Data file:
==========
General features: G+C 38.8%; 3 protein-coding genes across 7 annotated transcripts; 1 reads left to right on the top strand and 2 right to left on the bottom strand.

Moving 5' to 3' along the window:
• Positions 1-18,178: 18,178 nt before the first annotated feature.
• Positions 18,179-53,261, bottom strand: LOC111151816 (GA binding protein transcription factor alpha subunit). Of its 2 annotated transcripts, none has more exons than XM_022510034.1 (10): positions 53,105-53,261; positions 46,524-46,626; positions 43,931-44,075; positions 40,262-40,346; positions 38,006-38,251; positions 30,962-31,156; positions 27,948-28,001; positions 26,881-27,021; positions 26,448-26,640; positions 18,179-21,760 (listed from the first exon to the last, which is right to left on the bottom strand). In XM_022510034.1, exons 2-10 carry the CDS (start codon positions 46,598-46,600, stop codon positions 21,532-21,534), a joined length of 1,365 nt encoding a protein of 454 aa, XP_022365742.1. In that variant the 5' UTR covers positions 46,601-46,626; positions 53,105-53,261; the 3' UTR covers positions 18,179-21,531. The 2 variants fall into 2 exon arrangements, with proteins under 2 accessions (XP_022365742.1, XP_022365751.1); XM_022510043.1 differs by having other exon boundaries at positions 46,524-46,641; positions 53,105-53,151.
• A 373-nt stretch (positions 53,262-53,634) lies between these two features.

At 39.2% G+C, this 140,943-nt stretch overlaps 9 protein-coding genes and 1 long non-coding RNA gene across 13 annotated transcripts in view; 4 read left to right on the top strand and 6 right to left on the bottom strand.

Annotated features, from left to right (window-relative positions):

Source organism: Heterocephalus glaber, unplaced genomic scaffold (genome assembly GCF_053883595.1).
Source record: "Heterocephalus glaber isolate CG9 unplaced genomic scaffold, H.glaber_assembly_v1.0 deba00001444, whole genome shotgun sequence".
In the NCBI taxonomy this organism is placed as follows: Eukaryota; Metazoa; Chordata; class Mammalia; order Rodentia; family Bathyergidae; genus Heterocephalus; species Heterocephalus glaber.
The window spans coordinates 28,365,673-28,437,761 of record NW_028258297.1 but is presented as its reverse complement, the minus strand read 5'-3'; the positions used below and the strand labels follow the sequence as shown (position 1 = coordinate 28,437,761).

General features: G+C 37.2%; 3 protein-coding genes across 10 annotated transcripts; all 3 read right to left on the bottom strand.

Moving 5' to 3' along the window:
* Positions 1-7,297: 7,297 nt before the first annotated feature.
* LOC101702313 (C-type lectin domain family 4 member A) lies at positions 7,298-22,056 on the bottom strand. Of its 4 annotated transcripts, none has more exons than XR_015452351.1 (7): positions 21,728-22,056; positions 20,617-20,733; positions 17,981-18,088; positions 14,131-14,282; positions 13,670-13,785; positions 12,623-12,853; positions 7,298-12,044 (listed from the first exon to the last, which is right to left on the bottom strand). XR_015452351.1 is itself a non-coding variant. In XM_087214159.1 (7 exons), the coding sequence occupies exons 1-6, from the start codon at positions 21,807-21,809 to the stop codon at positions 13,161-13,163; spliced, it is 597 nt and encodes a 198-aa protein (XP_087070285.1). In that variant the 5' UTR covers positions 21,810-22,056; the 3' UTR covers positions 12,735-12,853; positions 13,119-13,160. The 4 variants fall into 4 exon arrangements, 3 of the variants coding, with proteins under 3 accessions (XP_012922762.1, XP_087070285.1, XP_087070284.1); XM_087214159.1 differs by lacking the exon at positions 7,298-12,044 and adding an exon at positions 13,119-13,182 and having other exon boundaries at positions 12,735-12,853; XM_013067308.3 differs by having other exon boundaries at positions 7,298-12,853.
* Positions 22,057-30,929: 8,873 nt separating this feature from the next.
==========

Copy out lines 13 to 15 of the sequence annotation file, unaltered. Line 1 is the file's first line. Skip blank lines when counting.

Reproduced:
Moving 5' to 3' along the window:
* Positions 1-7,297: 7,297 nt before the first annotated feature.
* LOC101702313 (C-type lectin domain family 4 member A) lies at positions 7,298-22,056 on the bottom strand. Of its 4 annotated transcripts, none has more exons than XR_015452351.1 (7): positions 21,728-22,056; positions 20,617-20,733; positions 17,981-18,088; positions 14,131-14,282; positions 13,670-13,785; positions 12,623-12,853; positions 7,298-12,044 (listed from the first exon to the last, which is right to left on the bottom strand). XR_015452351.1 is itself a non-coding variant. In XM_087214159.1 (7 exons), the coding sequence occupies exons 1-6, from the start codon at positions 21,807-21,809 to the stop codon at positions 13,161-13,163; spliced, it is 597 nt and encodes a 198-aa protein (XP_087070285.1). In that variant the 5' UTR covers positions 21,810-22,056; the 3' UTR covers positions 12,735-12,853; positions 13,119-13,160. The 4 variants fall into 4 exon arrangements, 3 of the variants coding, with proteins under 3 accessions (XP_012922762.1, XP_087070285.1, XP_087070284.1); XM_087214159.1 differs by lacking the exon at positions 7,298-12,044 and adding an exon at positions 13,119-13,182 and having other exon boundaries at positions 12,735-12,853; XM_013067308.3 differs by having other exon boundaries at positions 7,298-12,853.